Donald Trump has called the North American Free Trade Agreement (NAFTA) the “worst trade deal in the history of this country.” Repealing NAFTA has been a cornerstone of his foreign trade agenda.
But a lot of people in Congress, even conservative Republicans, are not on board. Sen. James Lankford (R-Okla.) wrote an article for the Washington Post saying that NAFTA needs modernizing, but not repealing. Lankford makes some interesting points about trade deficits: “The administration has . . . emphasized its desire to reduce the trade deficit—the degree to which the United States imports more than it exports—in NAFTA renegotiations. This is rooted in the belief that when the United States buys more from foreign countries than those countries buy from us, jobs increase elsewhere and decrease here at home. This is a faulty assumption but one that has unfortunately found its way into mainstream political dialogue.”
Lankford makes a point that anyone who has studied the issue knows: Trade deficits are sometimes good things and should not “remain the focus in NAFTA renegotiations.” His article is worth a close read.
As I read Lankford’s article, it became obvious to me that even though he did not mention the Bible or a biblical worldview in his article, he was deeply concerned about an idea that permeates Scripture, an idea that many theologians and economist have come to call “human flourishing.” It is the biblical idea, present in Scripture from Genesis to Revelation, that God made us in His image and wants us to create, innovate, and thrive. It is first, simply, and elegantly stated in God’s first command to us humans: “Be fruitful and multiply.”
Lankford makes a point about human flourishing when he says free trade between nations, even if it results in a trade deficit for the U.S., contributes to the flourishing of both nations: “One of the best things that can happen to our economy is for other nations’ economies to grow.”
It is, of course, a huge logical and hermeneutical leap to go from this biblical principle to a definitive position on NAFTA, or the recently contentious Trans-Pacific Partnership (TPP) agreement, or many other specific economic issues. However, the Bible is not silent regarding principles that can help us make decisions on such issues. Wayne Grudem, in his classic book “Politics According to the Bible,” contends that the Bible has a clear bias toward free markets. He explains that a free market is better at producing jobs, producing goods and services, and efficiently distributing these goods and services than a market controlled by government—no matter how well-intentioned that government might be.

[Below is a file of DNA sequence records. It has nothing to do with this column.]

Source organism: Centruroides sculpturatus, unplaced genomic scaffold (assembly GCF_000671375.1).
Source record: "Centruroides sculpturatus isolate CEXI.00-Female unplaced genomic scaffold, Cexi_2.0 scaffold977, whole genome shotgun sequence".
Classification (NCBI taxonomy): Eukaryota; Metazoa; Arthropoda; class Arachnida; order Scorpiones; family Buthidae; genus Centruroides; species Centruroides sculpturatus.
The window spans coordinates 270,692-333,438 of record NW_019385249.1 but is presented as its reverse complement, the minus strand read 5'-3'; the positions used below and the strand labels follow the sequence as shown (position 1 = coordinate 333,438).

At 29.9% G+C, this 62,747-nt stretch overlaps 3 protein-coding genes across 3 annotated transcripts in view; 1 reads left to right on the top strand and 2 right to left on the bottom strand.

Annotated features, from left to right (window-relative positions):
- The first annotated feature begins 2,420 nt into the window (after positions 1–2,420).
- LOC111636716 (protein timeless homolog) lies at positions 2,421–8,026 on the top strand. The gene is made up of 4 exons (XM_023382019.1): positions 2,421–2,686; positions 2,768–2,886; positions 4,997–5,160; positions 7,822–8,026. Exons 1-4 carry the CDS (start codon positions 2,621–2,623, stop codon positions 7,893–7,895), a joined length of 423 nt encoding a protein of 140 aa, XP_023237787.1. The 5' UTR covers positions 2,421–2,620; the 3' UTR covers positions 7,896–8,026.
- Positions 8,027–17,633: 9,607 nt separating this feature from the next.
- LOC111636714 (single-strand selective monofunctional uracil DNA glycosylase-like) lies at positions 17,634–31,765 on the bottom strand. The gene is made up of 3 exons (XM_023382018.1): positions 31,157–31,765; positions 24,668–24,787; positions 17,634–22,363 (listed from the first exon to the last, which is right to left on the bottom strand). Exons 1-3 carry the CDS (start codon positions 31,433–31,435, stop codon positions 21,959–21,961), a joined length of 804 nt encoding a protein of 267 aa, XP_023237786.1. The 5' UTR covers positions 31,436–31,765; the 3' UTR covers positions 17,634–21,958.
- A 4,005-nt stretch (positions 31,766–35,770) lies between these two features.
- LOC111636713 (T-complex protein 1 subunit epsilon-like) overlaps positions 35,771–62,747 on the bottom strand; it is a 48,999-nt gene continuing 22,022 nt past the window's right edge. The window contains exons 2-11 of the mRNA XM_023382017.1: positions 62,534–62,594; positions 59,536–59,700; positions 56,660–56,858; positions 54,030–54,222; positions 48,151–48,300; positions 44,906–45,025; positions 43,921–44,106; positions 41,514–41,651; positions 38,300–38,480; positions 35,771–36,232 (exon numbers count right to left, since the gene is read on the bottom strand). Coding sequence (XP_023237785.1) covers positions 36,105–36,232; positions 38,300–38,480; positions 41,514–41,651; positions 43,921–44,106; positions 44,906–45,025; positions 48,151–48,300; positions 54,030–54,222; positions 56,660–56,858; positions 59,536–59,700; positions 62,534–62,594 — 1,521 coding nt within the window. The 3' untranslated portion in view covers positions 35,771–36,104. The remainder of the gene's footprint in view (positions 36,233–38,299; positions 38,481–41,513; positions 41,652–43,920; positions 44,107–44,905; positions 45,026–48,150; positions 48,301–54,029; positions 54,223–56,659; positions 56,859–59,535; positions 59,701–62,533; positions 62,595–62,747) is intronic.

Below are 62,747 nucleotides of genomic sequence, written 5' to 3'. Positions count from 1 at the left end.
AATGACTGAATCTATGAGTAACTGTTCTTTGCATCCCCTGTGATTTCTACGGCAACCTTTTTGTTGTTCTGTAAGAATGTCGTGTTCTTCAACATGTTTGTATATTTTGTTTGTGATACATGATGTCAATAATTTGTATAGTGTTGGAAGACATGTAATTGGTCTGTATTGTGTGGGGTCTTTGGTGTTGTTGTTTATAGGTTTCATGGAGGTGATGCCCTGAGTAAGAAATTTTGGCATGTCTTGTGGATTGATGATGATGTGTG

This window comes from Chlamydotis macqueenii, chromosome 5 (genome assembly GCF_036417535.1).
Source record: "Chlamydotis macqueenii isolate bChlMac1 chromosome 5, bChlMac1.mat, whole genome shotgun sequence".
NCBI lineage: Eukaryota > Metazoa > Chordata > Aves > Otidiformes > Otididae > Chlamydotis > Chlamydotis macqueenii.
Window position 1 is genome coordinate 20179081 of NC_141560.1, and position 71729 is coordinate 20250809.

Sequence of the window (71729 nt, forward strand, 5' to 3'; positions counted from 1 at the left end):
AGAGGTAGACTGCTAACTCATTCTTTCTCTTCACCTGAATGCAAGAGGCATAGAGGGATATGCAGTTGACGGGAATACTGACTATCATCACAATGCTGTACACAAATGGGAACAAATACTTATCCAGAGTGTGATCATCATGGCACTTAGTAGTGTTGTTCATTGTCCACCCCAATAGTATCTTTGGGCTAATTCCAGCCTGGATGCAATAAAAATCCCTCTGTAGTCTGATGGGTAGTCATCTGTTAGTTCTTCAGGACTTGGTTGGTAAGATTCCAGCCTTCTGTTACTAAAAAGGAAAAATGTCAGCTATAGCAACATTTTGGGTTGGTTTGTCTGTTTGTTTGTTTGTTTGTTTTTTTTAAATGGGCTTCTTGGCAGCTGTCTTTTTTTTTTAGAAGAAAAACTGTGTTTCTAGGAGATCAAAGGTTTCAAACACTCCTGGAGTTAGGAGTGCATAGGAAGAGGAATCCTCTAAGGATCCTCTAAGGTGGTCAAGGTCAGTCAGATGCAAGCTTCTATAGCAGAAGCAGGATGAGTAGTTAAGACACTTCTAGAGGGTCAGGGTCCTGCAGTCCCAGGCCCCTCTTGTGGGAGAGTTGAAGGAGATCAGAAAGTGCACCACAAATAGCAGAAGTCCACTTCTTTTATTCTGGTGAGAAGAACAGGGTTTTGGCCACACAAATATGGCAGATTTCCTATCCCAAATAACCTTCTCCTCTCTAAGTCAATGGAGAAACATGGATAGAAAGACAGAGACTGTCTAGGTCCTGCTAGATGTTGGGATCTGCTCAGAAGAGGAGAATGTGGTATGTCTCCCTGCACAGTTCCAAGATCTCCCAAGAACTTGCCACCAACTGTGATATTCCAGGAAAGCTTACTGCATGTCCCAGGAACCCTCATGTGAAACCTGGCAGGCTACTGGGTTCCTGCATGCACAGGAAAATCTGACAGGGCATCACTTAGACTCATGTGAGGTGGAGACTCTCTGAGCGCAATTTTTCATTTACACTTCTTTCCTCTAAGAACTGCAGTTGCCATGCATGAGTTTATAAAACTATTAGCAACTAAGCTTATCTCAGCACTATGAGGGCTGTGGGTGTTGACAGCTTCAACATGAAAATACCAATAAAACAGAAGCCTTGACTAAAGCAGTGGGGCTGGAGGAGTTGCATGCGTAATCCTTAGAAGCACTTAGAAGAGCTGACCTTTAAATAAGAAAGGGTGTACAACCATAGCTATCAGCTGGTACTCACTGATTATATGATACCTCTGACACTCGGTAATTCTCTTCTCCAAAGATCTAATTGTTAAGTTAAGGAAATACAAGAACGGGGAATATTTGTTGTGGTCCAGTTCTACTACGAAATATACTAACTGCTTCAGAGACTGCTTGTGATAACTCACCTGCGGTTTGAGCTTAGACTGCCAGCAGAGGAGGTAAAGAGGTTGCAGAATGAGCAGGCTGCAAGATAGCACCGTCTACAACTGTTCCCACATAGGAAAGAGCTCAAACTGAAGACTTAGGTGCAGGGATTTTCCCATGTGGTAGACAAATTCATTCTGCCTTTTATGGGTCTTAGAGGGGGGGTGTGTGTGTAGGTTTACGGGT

That’s why Jay Richards, writing at The Stream, says fighting NAFTA is a waste of time. Richards writes that Trump’s contention that NAFTA is a bad deal for Americans is a claim that “doesn’t fit the facts.” He makes the point that “far more U.S. manufacturing jobs have been lost to automation than to Mexico or Canada. And the U.S. has gained overall from the deal. Pulling out of NAFTA would probably harm the rural states the president wants to help. Many congressional Republicans know this.” Thus, the Lankford article in the Washington Post.
(By the way, Jay Richards’ book “Money, Greed, and God” is the best primer on biblical economics I have read in many a year.)
Now, I realize that people of good will can disagree on matters such as trade agreements, and it is true that there is no place in Scripture that says, “Thou shalt (or shalt not) support NAFTA.” However, since the Bible is not silent on economic matters, we should seek to apply its teachings when we can. Psalm 24:1 says “The earth is the Lord’s, and the fullness thereof.” Abraham Kuyper famously said, “There is not one thumb’s width of . . . creation over which Christ . . .does not declare, ‘Mine!’”
In short, a truly biblical worldview teaches that God is concerned about all areas of life, including economic areas, and we—his stewards here on earth—should be too.
Image courtesy of ronniechua at iStock by Getty Images. Illustration designed by Heidi Allums.
Warren Cole Smith is an investigative journalist and author as well as the Colson Center vice president for mission advancement.
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